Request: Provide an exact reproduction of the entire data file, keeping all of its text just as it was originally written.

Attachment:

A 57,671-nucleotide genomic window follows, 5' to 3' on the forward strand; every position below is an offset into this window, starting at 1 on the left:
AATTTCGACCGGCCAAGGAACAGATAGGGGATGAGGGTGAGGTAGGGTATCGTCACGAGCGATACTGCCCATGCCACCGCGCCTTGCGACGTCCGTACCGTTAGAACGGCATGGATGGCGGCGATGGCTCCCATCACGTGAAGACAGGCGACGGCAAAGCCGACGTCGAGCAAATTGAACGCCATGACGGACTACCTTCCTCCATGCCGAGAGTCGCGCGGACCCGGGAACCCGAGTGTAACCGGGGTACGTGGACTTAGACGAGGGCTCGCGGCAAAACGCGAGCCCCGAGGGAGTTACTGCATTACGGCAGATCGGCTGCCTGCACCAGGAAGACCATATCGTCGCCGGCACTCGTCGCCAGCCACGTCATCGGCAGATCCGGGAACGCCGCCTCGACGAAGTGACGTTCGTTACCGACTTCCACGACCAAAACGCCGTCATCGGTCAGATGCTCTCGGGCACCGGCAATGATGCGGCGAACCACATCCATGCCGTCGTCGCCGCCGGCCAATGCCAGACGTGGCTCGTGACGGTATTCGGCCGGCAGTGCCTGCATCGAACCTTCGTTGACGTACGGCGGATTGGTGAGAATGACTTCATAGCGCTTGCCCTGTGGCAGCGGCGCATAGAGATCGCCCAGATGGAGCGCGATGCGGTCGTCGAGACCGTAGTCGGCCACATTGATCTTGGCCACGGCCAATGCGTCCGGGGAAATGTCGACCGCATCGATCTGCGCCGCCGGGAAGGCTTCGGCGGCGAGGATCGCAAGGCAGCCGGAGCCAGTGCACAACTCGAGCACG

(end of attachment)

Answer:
A 57,671-nucleotide genomic window follows, 5' to 3' on the forward strand; every position below is an offset into this window, starting at 1 on the left:
AATTTCGACCGGCCAAGGAACAGATAGGGGATGAGGGTGAGGTAGGGTATCGTCACGAGCGATACTGCCCATGCCACCGCGCCTTGCGACGTCCGTACCGTTAGAACGGCATGGATGGCGGCGATGGCTCCCATCACGTGAAGACAGGCGACGGCAAAGCCGACGTCGAGCAAATTGAACGCCATGACGGACTACCTTCCTCCATGCCGAGAGTCGCGCGGACCCGGGAACCCGAGTGTAACCGGGGTACGTGGACTTAGACGAGGGCTCGCGGCAAAACGCGAGCCCCGAGGGAGTTACTGCATTACGGCAGATCGGCTGCCTGCACCAGGAAGACCATATCGTCGCCGGCACTCGTCGCCAGCCACGTCATCGGCAGATCCGGGAACGCCGCCTCGACGAAGTGACGTTCGTTACCGACTTCCACGACCAAAACGCCGTCATCGGTCAGATGCTCTCGGGCACCGGCAATGATGCGGCGAACCACATCCATGCCGTCGTCGCCGCCGGCCAATGCCAGACGTGGCTCGTGACGGTATTCGGCCGGCAGTGCCTGCATCGAACCTTCGTTGACGTACGGCGGATTGGTGAGAATGACTTCATAGCGCTTGCCCTGTGGCAGCGGCGCATAGAGATCGCCCAGATGGAGCGCGATGCGGTCGTCGAGACCGTAGTCGGCCACATTGATCTTGGCCACGGCCAATGCGTCCGGGGAAATGTCGACCGCATCGATCTGCGCCGCCGGGAAGGCTTCGGCGGCGAGGATCGCAAGGCAGCCGGAGCCAGTGCACAACTCGAGCACG